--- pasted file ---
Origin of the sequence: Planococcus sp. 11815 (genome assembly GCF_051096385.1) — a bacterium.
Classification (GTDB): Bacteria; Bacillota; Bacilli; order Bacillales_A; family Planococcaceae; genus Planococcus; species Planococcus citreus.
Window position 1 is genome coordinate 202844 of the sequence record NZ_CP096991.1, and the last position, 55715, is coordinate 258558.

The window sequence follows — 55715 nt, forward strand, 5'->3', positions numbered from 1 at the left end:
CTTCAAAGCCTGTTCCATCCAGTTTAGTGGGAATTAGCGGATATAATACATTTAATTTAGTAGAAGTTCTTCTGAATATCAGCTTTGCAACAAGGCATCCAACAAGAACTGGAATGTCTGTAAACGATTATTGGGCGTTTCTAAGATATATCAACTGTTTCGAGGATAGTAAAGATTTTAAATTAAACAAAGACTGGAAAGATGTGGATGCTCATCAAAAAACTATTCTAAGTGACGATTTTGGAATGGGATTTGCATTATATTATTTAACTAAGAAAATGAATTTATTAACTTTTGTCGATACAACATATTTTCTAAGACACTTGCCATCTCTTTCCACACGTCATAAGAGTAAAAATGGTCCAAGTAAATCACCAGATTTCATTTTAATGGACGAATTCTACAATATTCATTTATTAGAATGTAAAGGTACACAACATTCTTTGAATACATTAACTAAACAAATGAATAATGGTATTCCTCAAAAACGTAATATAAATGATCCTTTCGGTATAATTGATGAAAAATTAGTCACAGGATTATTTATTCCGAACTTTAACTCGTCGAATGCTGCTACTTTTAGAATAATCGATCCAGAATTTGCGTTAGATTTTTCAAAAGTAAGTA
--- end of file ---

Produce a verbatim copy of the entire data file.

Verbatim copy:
Origin of the sequence: Planococcus sp. 11815 (genome assembly GCF_051096385.1) — a bacterium.
Classification (GTDB): Bacteria; Bacillota; Bacilli; order Bacillales_A; family Planococcaceae; genus Planococcus; species Planococcus citreus.
Window position 1 is genome coordinate 202844 of the sequence record NZ_CP096991.1, and the last position, 55715, is coordinate 258558.

The window sequence follows — 55715 nt, forward strand, 5'->3', positions numbered from 1 at the left end:
CTTCAAAGCCTGTTCCATCCAGTTTAGTGGGAATTAGCGGATATAATACATTTAATTTAGTAGAAGTTCTTCTGAATATCAGCTTTGCAACAAGGCATCCAACAAGAACTGGAATGTCTGTAAACGATTATTGGGCGTTTCTAAGATATATCAACTGTTTCGAGGATAGTAAAGATTTTAAATTAAACAAAGACTGGAAAGATGTGGATGCTCATCAAAAAACTATTCTAAGTGACGATTTTGGAATGGGATTTGCATTATATTATTTAACTAAGAAAATGAATTTATTAACTTTTGTCGATACAACATATTTTCTAAGACACTTGCCATCTCTTTCCACACGTCATAAGAGTAAAAATGGTCCAAGTAAATCACCAGATTTCATTTTAATGGACGAATTCTACAATATTCATTTATTAGAATGTAAAGGTACACAACATTCTTTGAATACATTAACTAAACAAATGAATAATGGTATTCCTCAAAAACGTAATATAAATGATCCTTTCGGTATAATTGATGAAAAATTAGTCACAGGATTATTTATTCCGAACTTTAACTCGTCGAATGCTGCTACTTTTAGAATAATCGATCCAGAATTTGCGTTAGATTTTTCAAAAGTAAGTA